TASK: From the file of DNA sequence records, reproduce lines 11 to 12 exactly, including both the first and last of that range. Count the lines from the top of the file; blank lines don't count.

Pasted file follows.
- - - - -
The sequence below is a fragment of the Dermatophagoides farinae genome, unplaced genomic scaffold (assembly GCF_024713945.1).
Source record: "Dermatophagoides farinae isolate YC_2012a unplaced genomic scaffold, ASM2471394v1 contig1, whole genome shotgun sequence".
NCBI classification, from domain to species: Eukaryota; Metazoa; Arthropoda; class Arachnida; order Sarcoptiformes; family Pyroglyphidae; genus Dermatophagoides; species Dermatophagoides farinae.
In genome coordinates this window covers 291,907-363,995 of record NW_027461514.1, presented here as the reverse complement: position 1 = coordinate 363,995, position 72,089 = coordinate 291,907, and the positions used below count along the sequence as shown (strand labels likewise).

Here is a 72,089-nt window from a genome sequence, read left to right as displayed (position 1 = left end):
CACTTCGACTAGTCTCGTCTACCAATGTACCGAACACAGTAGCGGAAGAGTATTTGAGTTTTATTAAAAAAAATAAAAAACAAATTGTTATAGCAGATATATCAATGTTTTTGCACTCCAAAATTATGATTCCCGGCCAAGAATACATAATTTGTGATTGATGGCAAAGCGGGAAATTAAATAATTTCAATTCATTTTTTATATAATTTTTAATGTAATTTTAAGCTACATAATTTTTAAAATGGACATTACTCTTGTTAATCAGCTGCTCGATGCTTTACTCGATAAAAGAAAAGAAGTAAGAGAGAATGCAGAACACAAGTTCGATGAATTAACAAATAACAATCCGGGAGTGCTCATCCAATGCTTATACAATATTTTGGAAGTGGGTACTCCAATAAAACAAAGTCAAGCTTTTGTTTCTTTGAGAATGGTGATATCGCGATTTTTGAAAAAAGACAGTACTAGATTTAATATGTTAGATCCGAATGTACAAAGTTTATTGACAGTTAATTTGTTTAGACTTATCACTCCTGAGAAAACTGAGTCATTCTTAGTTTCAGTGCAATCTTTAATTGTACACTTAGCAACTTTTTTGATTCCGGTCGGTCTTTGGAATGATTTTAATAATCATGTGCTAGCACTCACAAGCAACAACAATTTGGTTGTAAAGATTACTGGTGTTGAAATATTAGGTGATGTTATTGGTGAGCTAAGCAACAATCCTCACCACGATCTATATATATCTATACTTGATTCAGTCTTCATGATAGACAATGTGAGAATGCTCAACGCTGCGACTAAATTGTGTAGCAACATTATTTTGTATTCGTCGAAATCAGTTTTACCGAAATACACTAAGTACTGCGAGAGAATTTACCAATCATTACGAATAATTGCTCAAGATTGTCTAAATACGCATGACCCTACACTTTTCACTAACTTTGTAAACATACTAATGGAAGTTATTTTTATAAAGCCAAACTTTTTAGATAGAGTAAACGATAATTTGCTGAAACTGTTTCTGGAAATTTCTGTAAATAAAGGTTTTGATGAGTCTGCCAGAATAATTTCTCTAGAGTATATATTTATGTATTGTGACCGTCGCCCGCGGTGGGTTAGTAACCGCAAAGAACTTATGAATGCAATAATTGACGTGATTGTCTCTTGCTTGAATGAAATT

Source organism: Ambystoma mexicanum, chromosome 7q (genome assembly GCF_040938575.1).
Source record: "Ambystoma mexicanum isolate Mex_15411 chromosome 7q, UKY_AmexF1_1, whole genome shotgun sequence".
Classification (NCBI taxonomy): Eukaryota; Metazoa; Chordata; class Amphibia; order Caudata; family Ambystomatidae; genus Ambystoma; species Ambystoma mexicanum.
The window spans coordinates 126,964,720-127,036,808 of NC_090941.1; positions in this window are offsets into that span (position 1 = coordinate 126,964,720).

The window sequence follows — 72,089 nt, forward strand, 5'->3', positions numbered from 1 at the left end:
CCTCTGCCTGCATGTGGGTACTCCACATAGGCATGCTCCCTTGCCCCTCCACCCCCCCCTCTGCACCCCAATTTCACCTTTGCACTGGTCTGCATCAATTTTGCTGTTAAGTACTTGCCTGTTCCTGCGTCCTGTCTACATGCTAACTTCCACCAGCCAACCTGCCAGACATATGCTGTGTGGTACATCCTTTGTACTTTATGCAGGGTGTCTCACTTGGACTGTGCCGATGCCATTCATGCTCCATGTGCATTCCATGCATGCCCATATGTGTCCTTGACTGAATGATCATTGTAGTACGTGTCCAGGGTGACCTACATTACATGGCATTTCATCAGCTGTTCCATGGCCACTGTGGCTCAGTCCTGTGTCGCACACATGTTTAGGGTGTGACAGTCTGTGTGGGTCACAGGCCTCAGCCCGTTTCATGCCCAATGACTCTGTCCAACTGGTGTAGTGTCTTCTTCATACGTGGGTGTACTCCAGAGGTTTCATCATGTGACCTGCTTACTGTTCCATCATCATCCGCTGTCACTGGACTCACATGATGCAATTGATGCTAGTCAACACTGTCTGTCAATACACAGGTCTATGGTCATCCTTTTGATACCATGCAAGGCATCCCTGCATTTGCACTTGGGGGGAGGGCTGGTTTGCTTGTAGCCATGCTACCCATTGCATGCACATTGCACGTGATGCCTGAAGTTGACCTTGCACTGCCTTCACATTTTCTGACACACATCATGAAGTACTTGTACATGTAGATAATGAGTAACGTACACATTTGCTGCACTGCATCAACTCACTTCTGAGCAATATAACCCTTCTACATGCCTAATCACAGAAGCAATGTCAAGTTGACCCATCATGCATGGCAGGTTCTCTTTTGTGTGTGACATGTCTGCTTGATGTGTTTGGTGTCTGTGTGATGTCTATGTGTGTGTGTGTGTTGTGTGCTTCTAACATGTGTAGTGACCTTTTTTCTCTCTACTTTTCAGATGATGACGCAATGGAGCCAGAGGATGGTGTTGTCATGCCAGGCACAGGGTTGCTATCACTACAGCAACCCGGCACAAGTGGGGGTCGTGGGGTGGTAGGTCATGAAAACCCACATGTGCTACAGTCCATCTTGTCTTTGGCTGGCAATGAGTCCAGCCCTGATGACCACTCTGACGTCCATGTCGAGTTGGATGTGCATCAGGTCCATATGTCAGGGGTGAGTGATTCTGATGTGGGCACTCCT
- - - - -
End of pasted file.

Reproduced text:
The window sequence follows — 72,089 nt, forward strand, 5'->3', positions numbered from 1 at the left end:
CCTCTGCCTGCATGTGGGTACTCCACATAGGCATGCTCCCTTGCCCCTCCACCCCCCCCTCTGCACCCCAATTTCACCTTTGCACTGGTCTGCATCAATTTTGCTGTTAAGTACTTGCCTGTTCCTGCGTCCTGTCTACATGCTAACTTCCACCAGCCAACCTGCCAGACATATGCTGTGTGGTACATCCTTTGTACTTTATGCAGGGTGTCTCACTTGGACTGTGCCGATGCCATTCATGCTCCATGTGCATTCCATGCATGCCCATATGTGTCCTTGACTGAATGATCATTGTAGTACGTGTCCAGGGTGACCTACATTACATGGCATTTCATCAGCTGTTCCATGGCCACTGTGGCTCAGTCCTGTGTCGCACACATGTTTAGGGTGTGACAGTCTGTGTGGGTCACAGGCCTCAGCCCGTTTCATGCCCAATGACTCTGTCCAACTGGTGTAGTGTCTTCTTCATACGTGGGTGTACTCCAGAGGTTTCATCATGTGACCTGCTTACTGTTCCATCATCATCCGCTGTCACTGGACTCACATGATGCAATTGATGCTAGTCAACACTGTCTGTCAATACACAGGTCTATGGTCATCCTTTTGATACCATGCAAGGCATCCCTGCATTTGCACTTGGGGGGAGGGCTGGTTTGCTTGTAGCCATGCTACCCATTGCATGCACATTGCACGTGATGCCTGAAGTTGACCTTGCACTGCCTTCACATTTTCTGACACACATCATGAAGTACTTGTACATGTAGATAATGAGTAACGTACACATTTGCTGCACTGCATCAACTCACTTCTGAGCAATATAACCCTTCTACATGCCTAATCACAGAAGCAATGTCAAGTTGACCCATCATGCATGGCAGGTTCTCTTTTGTGTGTGACATGTCTGCTTGATGTGTTTGGTGTCTGTGTGATGTCTATGTGTGTGTGTGTGTTGTGTGCTTCTAACATGTGTAGTGACCTTTTTTCTCTCTACTTTTCAGATGATGACGCAATGGAGCCAGAGGATGGTGTTGTCATGCCAGGCACAGGGTTGCTATCACTACAGCAACCCGGCACAAGTGGGGGTCGTGGGGTGGTAGGTCATGAAAACCCACATGTGCTACAGTCCATCTTGTCTTTGGCTGGCAATGAGTCCAGCCCTGATGACCACTCTGACGTCCATGTCGAGTTGGATGTGCATCAGGTCCATATGTCAGGGGTGAGTGATTCTGATGTGGGCACTCCT